The marks above the 1 are for those gems that I hope exist out there somewhere. They highlight that I was served a poutine of utmost quality and quantity or that the stars aligned to make that the most perfect and delicious meal. Nothing suggests it could ever be replicated. In fact, due to raised expectations, the probability of attaining such a high water mark again would be extremely low.      

So, if anyone has something else I should consider in my grading process or feels that my process is overly-flawed, let me know. I’d love to hear about it.

May your curds stay squeaky.

Saturday, 21 April 2012

You say Poo teen, I say Pu'tin

Yummy! Mmmmm!

There’s no wrong way to say delicious and there’s no wrong way to say poutine, however I do get a kick out of the various ways folks pronounce the dish and the equally various accents. By accents, I’m referring to every meaning of the word.

This month, I returned to the Halifax area and, of course, stopped by Smoke’s Poutinerie. I actually tried a poutine italienne however I should note that at Smoke’s they put gravy on everything, including their italienne, so I made sure to ask that it not be included.

Maybe I’m just weird, but the idea of beef gravy and meat sauce coalescing over French fries and curd cheese disturbs me.
That being said, I also took a trip over the harbour to the Dartmouth side of the HRM to partake in the newest craze over there called Cheese Curds, Gourmet Burgers + Poutinerie. Well, it’s no wonder that the New Brunswick burger chain Relish is setting up a Shoppe in Halifax.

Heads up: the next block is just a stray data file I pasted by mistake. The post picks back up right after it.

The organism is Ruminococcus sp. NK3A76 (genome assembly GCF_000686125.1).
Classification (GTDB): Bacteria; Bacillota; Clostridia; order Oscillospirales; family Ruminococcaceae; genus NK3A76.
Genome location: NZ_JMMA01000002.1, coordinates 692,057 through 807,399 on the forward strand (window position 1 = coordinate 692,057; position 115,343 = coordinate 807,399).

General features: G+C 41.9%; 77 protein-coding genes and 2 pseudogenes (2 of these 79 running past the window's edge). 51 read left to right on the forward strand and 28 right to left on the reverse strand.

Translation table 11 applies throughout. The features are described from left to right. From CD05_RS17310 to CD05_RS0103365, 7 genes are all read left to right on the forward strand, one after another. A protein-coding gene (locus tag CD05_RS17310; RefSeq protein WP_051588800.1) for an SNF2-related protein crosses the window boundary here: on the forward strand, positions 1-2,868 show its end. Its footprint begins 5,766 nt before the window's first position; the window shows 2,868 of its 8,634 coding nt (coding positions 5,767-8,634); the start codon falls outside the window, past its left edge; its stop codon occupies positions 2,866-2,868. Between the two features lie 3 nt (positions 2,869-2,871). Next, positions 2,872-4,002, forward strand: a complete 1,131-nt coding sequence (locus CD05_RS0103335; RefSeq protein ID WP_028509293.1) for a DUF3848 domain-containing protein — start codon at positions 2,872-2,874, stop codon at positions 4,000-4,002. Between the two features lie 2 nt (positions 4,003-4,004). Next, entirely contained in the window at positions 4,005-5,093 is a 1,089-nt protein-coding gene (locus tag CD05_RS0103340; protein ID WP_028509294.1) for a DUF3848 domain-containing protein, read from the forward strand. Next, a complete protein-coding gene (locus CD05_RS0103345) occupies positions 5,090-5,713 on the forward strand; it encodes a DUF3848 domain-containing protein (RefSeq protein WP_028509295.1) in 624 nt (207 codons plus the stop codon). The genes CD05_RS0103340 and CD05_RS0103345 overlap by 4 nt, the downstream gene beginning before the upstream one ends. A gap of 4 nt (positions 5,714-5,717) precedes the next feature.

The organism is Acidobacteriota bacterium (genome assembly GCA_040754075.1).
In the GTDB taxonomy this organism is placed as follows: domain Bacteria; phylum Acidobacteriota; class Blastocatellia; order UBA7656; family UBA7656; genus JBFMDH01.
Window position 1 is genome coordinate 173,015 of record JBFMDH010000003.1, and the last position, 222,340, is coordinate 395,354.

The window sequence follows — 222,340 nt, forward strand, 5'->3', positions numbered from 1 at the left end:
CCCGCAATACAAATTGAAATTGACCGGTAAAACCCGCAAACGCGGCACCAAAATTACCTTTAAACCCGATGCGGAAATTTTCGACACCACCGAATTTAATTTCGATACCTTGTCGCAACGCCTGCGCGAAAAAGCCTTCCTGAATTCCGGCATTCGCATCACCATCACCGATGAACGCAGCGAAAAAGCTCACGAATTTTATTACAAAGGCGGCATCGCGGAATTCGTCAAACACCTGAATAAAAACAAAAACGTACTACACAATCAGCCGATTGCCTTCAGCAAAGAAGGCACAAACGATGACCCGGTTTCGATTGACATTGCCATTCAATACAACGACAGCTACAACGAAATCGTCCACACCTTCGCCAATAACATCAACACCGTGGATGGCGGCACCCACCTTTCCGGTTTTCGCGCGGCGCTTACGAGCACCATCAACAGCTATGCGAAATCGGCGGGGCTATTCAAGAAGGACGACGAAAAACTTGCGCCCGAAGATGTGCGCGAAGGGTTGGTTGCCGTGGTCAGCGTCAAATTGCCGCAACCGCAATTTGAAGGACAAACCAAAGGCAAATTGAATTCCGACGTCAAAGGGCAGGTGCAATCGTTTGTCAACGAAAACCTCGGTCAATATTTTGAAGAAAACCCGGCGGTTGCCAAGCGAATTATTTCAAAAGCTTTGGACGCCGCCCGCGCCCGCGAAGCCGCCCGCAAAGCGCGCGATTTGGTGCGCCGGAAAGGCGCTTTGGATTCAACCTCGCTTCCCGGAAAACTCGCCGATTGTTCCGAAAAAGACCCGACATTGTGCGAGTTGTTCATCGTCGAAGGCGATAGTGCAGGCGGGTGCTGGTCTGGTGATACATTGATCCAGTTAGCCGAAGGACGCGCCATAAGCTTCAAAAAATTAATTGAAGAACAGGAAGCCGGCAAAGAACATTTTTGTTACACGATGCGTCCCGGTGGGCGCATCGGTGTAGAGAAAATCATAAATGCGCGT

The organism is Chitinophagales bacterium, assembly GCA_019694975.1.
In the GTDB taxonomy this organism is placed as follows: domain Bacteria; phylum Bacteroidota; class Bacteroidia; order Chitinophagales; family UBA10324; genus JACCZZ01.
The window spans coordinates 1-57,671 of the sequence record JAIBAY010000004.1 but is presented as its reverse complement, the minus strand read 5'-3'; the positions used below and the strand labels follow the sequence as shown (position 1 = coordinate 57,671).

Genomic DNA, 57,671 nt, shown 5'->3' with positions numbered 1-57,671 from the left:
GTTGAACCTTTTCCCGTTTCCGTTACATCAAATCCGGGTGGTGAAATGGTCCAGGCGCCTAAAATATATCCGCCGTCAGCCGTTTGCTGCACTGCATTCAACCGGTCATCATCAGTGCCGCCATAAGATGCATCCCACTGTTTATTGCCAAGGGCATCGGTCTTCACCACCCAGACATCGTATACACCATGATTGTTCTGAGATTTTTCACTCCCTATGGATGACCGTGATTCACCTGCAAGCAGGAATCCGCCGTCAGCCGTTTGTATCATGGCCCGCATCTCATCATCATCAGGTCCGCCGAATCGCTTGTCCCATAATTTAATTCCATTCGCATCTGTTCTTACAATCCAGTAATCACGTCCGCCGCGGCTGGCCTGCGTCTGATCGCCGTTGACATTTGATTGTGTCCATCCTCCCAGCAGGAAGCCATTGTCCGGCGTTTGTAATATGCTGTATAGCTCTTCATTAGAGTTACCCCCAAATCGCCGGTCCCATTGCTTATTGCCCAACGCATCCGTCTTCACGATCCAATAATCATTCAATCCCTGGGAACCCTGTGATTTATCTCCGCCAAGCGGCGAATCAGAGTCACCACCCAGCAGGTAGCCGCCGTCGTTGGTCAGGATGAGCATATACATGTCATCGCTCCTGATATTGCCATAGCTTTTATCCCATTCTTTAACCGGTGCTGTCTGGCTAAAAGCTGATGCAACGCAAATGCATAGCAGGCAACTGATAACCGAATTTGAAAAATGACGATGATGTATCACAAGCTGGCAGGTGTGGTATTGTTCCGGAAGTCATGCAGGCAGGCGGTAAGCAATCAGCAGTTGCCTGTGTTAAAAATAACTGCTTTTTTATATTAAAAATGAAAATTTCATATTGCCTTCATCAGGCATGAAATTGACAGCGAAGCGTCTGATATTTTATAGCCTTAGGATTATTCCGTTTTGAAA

There were 18 people in front of me when I entered on Wednesday! I also saw at least a dozen people come in and leave rather than wait as I progressed toward the cashier to place my order.

If you’re looking for a great burger – this is the place to go. But “poutinerie” they are not!

First, while some people enjoy really salty fries, I am not one of them. Secondly, after four bites, it was done. The gravy was delectable, but it was overpowered by the saltiness of the fires and there were so few cheese curds that they melted into stringy goo before I even got to my seat. 

To place so much emphasis on cheese curds in the name of the restaurant and on the names of many dishes, it’s too bad I didn’t get a chance to actually see any. Have I had worse? Oh, certainly. Were my expectations too high? I don’t think I can over-emphasize that when a restaurant names itself after the main ingredient of a dish, you expect that it will serve that dish as near to perfection as possible.

The burger was fabulous, but if it’s poutine you’re after – pay the bridge toll and go to Smoke’s in Halifax.

Before signing off, I want to thank everyone for sending me their poutine stories last week – keep on sending them in. I see a number of themes emerging that I will certainly touch on over the coming months.

Now I need to walk off some of my excess over the last couple of weeks. Pants are starting to feel tight!

May your curds stay squeaky.

Thursday, 5 April 2012

Much Ado About Curds

No one I know hearts food like I do and I have a number of particular weaknesses: Mexican, everything beef – especially donair, but occupying the top of the list is the mighty and complex poutine.

Now, let’s be clear: I’m not referring to the poutine râpée that has a certain cultural following in parts of New Brunswick. I’m not saying one is better than the other either. They are so vastly different, that comparison is impossible, plus having never eaten the Acadian dish and not having any plans to subject my pallet to balls of mushy dough, I wouldn’t be able to say either way.